Zero Trust continues to be top of mind for security practitioners and business leaders alike. It was a major focal point at this year’s Black Hat USA conference. And elsewhere, as more federal cybersecurity regulations and frameworks (like the White House’s National Cybersecurity Strategy Implementation Plan) are rolled out and updated, Zero Trust tenets – assume breach and least privilege – remain top of mind.
Here are a few of the Zero Trust stories and perspectives that stood out to us this month.
With AI interest and adoption on the rise, a group of public interest tech groups has pushed back against “an increasingly self-regulatory approach” for artificial intelligence. Instead, they’re calling for a “Zero Trust approach to AI governance.” The group believes that there needs to be firmer regulation and oversight of AI as the technology continues to take shape in the market.
CyberScoop’s Tonya Riley explains, “The [proposed] framework is just the latest push by civil society to get the White House to take a firmer approach to AI regulation as the administration works on an anticipated AI executive order.”
More on the highly awaited AI executive order can be found here.
AI was also a core theme at this year’s Black Hat and DEF CON events – the latter of which hosted a dedicated “AI Village” where thousands of ethical hackers participated in various red-teaming exercises aimed at discovering vulnerabilities in the latest AI models.
You can read more about Illumio’s key takeaways from Black Hat 2023 in this blog post.
According to new research, VentureBeat’s Louis Columbus explains that the most vulnerable threat vectors for data centers “include customer support, customer service, and ticket management support portals running on data center servers.”
If a breach is not quickly discovered or remediated, attackers can steal thousands (even millions) of confidential customer records and steal a company’s most valuable business information.
The key to building cyber resilience in the data center, Louis explains, is to start with Zero Trust: Or “the belief that the data center has already been breached, and further damage must be contained and stopped immediately.”
He goes on to share that “attackers are continuously fine-tuning their craft to find and exploit gaps in data center security architectures and tech stacks. These gaps often appear when long-standing on-premise security platforms are extended to the cloud without the correct configurations, leaving the systems vulnerable to breach.”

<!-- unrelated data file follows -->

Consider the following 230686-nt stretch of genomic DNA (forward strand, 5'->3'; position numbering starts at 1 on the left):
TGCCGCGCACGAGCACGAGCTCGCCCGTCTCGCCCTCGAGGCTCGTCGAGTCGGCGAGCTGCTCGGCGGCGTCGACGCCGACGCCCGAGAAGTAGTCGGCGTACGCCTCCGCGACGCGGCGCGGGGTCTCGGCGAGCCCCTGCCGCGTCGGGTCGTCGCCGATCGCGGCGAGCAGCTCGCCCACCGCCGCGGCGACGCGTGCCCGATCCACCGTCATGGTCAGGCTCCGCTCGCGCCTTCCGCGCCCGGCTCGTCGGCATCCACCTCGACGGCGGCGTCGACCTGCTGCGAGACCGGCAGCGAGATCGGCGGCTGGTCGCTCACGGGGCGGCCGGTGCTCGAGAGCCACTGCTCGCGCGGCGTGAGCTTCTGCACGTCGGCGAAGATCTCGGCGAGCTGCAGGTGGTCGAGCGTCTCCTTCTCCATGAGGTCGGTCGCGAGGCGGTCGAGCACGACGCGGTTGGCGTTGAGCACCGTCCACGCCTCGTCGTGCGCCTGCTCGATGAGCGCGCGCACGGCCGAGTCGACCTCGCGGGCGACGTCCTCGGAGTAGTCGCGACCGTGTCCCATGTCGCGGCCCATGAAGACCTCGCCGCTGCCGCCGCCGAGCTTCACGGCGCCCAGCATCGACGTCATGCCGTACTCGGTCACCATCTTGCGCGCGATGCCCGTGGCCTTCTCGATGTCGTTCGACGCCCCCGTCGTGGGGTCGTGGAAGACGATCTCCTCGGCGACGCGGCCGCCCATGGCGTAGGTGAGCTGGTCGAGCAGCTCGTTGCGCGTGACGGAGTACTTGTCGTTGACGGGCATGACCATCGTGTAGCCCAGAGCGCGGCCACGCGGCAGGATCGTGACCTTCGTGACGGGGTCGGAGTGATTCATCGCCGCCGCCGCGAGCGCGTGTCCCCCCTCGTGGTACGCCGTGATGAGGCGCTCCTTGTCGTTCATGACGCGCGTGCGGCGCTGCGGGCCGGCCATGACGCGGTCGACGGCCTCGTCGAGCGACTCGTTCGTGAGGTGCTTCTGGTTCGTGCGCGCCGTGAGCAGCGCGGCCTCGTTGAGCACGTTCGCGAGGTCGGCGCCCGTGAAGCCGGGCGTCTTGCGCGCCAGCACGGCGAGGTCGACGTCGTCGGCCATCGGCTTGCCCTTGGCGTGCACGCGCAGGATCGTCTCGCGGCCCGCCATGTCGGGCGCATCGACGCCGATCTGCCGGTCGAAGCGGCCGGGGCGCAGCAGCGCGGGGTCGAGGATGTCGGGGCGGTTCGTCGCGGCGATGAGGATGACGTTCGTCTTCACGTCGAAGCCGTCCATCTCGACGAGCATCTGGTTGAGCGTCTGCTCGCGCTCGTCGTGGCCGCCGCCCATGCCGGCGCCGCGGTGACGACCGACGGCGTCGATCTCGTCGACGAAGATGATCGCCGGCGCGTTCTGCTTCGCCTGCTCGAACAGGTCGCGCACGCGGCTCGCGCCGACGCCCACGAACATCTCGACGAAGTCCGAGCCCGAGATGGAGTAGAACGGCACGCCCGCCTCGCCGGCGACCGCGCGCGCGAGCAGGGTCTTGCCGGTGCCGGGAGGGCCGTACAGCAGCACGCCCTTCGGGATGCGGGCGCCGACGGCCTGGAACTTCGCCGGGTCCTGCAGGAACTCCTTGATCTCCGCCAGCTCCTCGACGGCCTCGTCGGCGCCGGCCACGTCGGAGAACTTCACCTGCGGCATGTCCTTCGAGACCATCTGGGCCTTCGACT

For organizations looking to fortify their security posture with a robust Zero Trust architecture, Louis shares that NIST recommends prioritizing microsegmentation, also called Zero Trust Segmentation, from vendors like Illumio, alongside other identity-based governance, authentication, and network and endpoint security management solutions.
See why 60% of enterprises working toward Zero Trust will use more than one form of microsegmentation by 2026, according to Gartner research.
I really enjoyed this LinkedIn article from the Director of National Security, Department of Homeland Security (DHS). In it, he calls for a more consistent, accessible definition of Zero Trust – one that leaders of all departments and sizes can appreciate and translate into action.
He argues that Zero Trust mandates aren’t just a rallying cry for cybersecurity practitioners but an imperative for all business and organizational leaders today.
He explains, “Success depends on a shared vision that everyone will not only understand, but endorse, and for which everyone is willing to work and sacrifice. Zero trust will compete with other transformations, in terms of time, money, and attention. It will not be cybersecurity professionals who ultimately determine the outcome of this multi-year transformation. It will be leaders across all disciplines, at all levels, in all organizations, who must pull together for this common purpose.”
In short, he proposes this as a new tagline for Zero Trust: “Zero trust is a shift in our approach to cybersecurity: From network-centric security to data centric security.”
For more federal Zero Trust insights, check out this episode of Illumio’s The Segment: A Zero Trust Leadership Podcast.
That’s all for this month. We’ll be back with more Zero Trust stories soon!